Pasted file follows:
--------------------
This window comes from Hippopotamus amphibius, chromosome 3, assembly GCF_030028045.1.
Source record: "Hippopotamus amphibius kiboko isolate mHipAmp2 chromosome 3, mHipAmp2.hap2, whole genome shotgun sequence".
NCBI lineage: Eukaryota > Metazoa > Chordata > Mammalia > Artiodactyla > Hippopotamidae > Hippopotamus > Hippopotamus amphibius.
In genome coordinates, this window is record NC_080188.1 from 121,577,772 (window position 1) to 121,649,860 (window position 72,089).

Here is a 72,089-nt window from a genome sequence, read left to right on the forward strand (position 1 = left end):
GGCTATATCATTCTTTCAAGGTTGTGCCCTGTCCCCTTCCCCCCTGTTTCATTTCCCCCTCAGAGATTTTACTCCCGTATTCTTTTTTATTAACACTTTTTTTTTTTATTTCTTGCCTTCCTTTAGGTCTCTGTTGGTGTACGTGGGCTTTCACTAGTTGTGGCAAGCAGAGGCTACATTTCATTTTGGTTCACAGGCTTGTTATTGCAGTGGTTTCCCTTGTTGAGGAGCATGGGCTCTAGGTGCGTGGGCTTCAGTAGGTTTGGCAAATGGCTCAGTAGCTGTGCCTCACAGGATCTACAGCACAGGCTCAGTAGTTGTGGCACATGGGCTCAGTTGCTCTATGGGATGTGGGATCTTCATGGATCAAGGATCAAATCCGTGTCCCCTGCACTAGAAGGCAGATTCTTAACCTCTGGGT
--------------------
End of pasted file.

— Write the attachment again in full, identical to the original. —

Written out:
This window comes from Hippopotamus amphibius, chromosome 3, assembly GCF_030028045.1.
Source record: "Hippopotamus amphibius kiboko isolate mHipAmp2 chromosome 3, mHipAmp2.hap2, whole genome shotgun sequence".
NCBI lineage: Eukaryota > Metazoa > Chordata > Mammalia > Artiodactyla > Hippopotamidae > Hippopotamus > Hippopotamus amphibius.
In genome coordinates, this window is record NC_080188.1 from 121,577,772 (window position 1) to 121,649,860 (window position 72,089).

Here is a 72,089-nt window from a genome sequence, read left to right on the forward strand (position 1 = left end):
GGCTATATCATTCTTTCAAGGTTGTGCCCTGTCCCCTTCCCCCCTGTTTCATTTCCCCCTCAGAGATTTTACTCCCGTATTCTTTTTTATTAACACTTTTTTTTTTTATTTCTTGCCTTCCTTTAGGTCTCTGTTGGTGTACGTGGGCTTTCACTAGTTGTGGCAAGCAGAGGCTACATTTCATTTTGGTTCACAGGCTTGTTATTGCAGTGGTTTCCCTTGTTGAGGAGCATGGGCTCTAGGTGCGTGGGCTTCAGTAGGTTTGGCAAATGGCTCAGTAGCTGTGCCTCACAGGATCTACAGCACAGGCTCAGTAGTTGTGGCACATGGGCTCAGTTGCTCTATGGGATGTGGGATCTTCATGGATCAAGGATCAAATCCGTGTCCCCTGCACTAGAAGGCAGATTCTTAACCTCTGGGT